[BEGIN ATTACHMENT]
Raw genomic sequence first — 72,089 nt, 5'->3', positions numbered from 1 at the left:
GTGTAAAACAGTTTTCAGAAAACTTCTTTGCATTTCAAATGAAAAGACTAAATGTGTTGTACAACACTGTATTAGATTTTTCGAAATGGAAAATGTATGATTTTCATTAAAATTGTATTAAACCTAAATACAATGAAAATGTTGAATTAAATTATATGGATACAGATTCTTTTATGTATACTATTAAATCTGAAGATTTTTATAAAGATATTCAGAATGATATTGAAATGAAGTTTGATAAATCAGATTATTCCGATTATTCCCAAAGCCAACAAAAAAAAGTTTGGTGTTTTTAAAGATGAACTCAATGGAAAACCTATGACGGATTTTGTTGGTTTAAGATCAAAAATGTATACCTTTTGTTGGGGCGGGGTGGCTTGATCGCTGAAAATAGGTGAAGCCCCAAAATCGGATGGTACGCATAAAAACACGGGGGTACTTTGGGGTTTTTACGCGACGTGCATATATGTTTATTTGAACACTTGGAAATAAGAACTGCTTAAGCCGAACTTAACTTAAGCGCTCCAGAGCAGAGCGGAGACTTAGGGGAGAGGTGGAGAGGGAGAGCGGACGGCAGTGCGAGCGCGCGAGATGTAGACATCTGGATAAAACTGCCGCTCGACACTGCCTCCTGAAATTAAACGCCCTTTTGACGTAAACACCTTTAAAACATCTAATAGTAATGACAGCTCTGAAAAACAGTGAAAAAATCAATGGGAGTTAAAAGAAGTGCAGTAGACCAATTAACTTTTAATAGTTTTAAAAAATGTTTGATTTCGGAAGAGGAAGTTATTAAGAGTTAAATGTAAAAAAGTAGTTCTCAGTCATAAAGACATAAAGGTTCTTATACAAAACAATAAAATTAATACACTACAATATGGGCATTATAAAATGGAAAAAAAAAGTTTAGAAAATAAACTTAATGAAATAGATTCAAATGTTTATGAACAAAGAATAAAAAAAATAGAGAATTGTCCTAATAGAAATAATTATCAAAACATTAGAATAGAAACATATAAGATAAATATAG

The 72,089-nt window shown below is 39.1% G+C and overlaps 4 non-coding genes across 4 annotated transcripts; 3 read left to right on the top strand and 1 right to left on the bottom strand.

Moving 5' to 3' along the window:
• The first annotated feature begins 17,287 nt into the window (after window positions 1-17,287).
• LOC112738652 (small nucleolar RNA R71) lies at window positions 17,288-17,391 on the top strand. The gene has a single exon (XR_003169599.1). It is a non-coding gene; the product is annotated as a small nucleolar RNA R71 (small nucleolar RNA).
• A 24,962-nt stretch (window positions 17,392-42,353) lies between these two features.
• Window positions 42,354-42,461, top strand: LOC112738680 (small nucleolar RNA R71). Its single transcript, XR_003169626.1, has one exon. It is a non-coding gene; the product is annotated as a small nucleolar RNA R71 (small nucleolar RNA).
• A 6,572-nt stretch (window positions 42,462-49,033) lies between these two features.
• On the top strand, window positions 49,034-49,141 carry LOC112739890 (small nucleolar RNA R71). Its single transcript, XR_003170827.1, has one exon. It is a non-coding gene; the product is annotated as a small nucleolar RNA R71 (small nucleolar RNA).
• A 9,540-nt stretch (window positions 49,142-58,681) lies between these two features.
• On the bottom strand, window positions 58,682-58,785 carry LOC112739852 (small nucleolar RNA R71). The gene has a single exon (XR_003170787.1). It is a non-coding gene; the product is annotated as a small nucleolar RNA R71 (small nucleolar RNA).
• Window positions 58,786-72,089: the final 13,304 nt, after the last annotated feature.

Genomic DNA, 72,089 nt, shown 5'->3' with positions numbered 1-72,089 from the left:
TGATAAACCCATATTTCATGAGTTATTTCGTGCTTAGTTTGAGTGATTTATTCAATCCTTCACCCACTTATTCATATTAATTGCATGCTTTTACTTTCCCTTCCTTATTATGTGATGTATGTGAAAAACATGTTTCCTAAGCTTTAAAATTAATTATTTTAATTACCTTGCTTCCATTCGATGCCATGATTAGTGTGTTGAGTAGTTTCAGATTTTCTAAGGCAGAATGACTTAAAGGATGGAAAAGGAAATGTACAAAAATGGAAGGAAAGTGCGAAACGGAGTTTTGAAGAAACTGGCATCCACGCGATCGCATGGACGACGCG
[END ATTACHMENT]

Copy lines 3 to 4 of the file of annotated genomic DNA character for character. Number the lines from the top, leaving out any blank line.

The 72,089-nt window shown below is 39.1% G+C and overlaps 4 non-coding genes across 4 annotated transcripts; 3 read left to right on the top strand and 1 right to left on the bottom strand.

Moving 5' to 3' along the window: